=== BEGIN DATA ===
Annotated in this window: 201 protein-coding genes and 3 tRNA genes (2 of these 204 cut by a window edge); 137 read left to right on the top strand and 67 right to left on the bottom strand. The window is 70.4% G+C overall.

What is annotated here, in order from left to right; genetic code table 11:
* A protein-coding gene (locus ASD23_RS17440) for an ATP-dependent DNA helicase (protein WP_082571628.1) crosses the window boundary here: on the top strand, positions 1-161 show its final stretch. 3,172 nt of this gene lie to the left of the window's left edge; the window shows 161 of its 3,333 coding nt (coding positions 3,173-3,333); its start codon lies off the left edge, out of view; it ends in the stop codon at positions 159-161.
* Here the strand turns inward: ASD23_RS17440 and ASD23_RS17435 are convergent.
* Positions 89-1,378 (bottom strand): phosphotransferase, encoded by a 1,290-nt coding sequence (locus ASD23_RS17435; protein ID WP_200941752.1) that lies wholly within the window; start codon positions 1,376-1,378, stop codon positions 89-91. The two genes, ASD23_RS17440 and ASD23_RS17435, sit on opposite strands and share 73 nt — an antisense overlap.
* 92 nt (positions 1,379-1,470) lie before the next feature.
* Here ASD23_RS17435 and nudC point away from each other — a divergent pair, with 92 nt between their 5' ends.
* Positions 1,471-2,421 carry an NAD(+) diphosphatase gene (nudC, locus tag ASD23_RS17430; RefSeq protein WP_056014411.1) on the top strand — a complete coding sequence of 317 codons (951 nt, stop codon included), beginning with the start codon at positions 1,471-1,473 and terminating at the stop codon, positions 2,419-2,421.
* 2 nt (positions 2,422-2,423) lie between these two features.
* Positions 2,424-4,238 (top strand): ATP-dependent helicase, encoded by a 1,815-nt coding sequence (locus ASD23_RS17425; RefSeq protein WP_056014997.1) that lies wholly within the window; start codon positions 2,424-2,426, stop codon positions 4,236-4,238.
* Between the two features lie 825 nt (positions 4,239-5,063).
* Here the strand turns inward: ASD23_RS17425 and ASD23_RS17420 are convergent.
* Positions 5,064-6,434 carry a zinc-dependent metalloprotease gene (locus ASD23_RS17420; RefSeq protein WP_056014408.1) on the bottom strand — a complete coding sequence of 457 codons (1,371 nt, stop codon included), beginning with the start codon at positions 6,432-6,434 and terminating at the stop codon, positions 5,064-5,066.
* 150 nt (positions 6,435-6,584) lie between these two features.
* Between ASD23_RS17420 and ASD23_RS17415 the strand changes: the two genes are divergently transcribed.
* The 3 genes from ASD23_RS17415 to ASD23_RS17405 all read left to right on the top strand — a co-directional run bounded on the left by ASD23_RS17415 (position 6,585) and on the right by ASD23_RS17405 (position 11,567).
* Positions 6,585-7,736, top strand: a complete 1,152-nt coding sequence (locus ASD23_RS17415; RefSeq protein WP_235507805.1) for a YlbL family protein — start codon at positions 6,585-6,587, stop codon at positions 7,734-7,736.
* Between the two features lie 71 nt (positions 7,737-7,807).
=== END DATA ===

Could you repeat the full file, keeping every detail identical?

Annotated in this window: 201 protein-coding genes and 3 tRNA genes (2 of these 204 cut by a window edge); 137 read left to right on the top strand and 67 right to left on the bottom strand. The window is 70.4% G+C overall.

What is annotated here, in order from left to right; genetic code table 11:
* A protein-coding gene (locus ASD23_RS17440) for an ATP-dependent DNA helicase (protein WP_082571628.1) crosses the window boundary here: on the top strand, positions 1-161 show its final stretch. 3,172 nt of this gene lie to the left of the window's left edge; the window shows 161 of its 3,333 coding nt (coding positions 3,173-3,333); its start codon lies off the left edge, out of view; it ends in the stop codon at positions 159-161.
* Here the strand turns inward: ASD23_RS17440 and ASD23_RS17435 are convergent.
* Positions 89-1,378 (bottom strand): phosphotransferase, encoded by a 1,290-nt coding sequence (locus ASD23_RS17435; protein ID WP_200941752.1) that lies wholly within the window; start codon positions 1,376-1,378, stop codon positions 89-91. The two genes, ASD23_RS17440 and ASD23_RS17435, sit on opposite strands and share 73 nt — an antisense overlap.
* 92 nt (positions 1,379-1,470) lie before the next feature.
* Here ASD23_RS17435 and nudC point away from each other — a divergent pair, with 92 nt between their 5' ends.
* Positions 1,471-2,421 carry an NAD(+) diphosphatase gene (nudC, locus tag ASD23_RS17430; RefSeq protein WP_056014411.1) on the top strand — a complete coding sequence of 317 codons (951 nt, stop codon included), beginning with the start codon at positions 1,471-1,473 and terminating at the stop codon, positions 2,419-2,421.
* 2 nt (positions 2,422-2,423) lie between these two features.
* Positions 2,424-4,238 (top strand): ATP-dependent helicase, encoded by a 1,815-nt coding sequence (locus ASD23_RS17425; RefSeq protein WP_056014997.1) that lies wholly within the window; start codon positions 2,424-2,426, stop codon positions 4,236-4,238.
* Between the two features lie 825 nt (positions 4,239-5,063).
* Here the strand turns inward: ASD23_RS17425 and ASD23_RS17420 are convergent.
* Positions 5,064-6,434 carry a zinc-dependent metalloprotease gene (locus ASD23_RS17420; RefSeq protein WP_056014408.1) on the bottom strand — a complete coding sequence of 457 codons (1,371 nt, stop codon included), beginning with the start codon at positions 6,432-6,434 and terminating at the stop codon, positions 5,064-5,066.
* 150 nt (positions 6,435-6,584) lie between these two features.
* Between ASD23_RS17420 and ASD23_RS17415 the strand changes: the two genes are divergently transcribed.
* The 3 genes from ASD23_RS17415 to ASD23_RS17405 all read left to right on the top strand — a co-directional run bounded on the left by ASD23_RS17415 (position 6,585) and on the right by ASD23_RS17405 (position 11,567).
* Positions 6,585-7,736, top strand: a complete 1,152-nt coding sequence (locus ASD23_RS17415; RefSeq protein WP_235507805.1) for a YlbL family protein — start codon at positions 6,585-6,587, stop codon at positions 7,734-7,736.
* Between the two features lie 71 nt (positions 7,737-7,807).